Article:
That's one of the dilemmas confronting efforts to power cars through re-chargeable battery technologies. In order to hold enough energy to enable a car trip of 300-500 miles before re-charging, current lithium-ion batteries become too big or too expensive.
In the search for the "post-lithium-ion" battery, Associate Professor of Chemistry Dunwei Wang has been developing materials that might one day enable the manufacture of new batteries capable of meeting power demands within the size and cost constraints of car makers and other industries.
In a recent report published in the German journalAngewandt Chemie, Wang and a colleague from the University of Massachusetts Amherst unveiled a new method of stabilizing carbon - a central structural component of any battery - that could pave the way to new performance standards in the hunt for a lithium-ion components.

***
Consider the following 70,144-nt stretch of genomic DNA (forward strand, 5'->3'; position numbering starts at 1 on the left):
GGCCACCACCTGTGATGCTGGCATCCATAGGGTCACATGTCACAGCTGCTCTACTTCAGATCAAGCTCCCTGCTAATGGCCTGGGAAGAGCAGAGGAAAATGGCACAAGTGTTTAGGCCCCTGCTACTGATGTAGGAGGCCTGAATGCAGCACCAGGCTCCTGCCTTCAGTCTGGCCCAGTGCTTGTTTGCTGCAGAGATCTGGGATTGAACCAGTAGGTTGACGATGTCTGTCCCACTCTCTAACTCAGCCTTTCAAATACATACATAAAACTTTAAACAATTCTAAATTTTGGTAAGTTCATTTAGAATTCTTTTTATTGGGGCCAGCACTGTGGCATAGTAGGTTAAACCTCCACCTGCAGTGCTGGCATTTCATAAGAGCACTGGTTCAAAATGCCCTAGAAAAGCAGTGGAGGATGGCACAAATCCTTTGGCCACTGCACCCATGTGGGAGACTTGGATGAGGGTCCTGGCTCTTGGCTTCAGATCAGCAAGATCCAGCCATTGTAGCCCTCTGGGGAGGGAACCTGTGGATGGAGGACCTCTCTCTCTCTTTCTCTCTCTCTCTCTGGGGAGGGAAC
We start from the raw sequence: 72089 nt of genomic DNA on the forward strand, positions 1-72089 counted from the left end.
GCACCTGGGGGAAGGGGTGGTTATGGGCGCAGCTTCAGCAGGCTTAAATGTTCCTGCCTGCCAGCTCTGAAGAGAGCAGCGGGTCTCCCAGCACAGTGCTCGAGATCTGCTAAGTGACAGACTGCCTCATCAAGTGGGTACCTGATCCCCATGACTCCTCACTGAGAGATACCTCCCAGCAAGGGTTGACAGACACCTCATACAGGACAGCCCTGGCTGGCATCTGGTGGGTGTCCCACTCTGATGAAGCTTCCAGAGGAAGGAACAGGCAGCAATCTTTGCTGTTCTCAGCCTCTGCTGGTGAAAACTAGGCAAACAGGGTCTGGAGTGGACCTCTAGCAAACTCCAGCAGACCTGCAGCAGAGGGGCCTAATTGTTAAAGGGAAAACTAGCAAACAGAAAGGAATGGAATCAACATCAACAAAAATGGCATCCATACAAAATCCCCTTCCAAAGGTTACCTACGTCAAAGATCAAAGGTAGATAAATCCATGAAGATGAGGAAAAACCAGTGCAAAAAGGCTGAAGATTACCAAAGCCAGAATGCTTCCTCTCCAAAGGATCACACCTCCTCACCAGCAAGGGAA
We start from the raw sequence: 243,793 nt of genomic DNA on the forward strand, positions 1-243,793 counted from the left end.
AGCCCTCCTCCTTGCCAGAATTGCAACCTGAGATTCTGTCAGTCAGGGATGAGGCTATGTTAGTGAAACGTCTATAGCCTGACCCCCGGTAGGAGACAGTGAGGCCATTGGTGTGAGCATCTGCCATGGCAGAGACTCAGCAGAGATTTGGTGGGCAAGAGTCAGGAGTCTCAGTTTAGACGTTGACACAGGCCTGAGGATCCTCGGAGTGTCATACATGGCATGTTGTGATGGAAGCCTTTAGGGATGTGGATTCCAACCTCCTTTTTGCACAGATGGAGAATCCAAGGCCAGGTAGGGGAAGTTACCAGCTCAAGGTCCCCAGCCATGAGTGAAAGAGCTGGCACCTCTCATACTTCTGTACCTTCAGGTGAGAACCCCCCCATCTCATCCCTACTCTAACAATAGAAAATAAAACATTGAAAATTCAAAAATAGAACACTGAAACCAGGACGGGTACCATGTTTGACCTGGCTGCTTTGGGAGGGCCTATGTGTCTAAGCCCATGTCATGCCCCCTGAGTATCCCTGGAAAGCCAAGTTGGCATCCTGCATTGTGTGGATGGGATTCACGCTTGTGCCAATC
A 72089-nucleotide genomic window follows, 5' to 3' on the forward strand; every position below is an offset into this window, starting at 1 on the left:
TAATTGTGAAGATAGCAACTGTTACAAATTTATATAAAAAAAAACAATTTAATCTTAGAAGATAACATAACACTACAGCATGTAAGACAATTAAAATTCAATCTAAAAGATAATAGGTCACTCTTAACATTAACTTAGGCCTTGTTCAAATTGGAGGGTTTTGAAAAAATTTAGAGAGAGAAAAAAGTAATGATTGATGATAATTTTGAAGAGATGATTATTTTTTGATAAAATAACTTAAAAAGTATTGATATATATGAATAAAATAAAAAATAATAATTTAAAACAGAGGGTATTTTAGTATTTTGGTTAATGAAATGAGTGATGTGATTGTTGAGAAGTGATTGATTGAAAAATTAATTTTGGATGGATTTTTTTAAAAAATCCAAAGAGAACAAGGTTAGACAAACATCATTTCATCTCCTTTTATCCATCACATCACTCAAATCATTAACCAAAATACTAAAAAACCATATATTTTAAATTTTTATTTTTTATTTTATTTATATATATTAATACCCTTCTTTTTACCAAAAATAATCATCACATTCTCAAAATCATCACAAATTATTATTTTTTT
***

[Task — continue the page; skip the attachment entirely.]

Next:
Central to the search for improved performance is the ability to shed weight and costly chemical components. Researchers pursuing a lithium-air battery have focused on a chemical reaction of lithium and oxygen, which can be pulled from the atmosphere. But the materials used to generate this reaction have shown poor life cycles, lasting through just a few charges.
The culprit, said Wang, is the instability of carbon, an essential structural support to a battery's electrode, a conductor where charges collect and dispense.
"Carbon is used in every battery because it has that combination of low cost, light weight and conductivity," said Wang, whose research is funded in part by the National Science Foundation. "You can't just scrap it."
So Wang and UMass Assistant Professor of Chemical Engineering Wei Fan set to work improving the performance capabilities of a newly engineered form of carbon fabricated by Fan. It's called three-dimensionally ordered mesoporous “3DOm” carbon, valued by scientists for its highly ordered structure.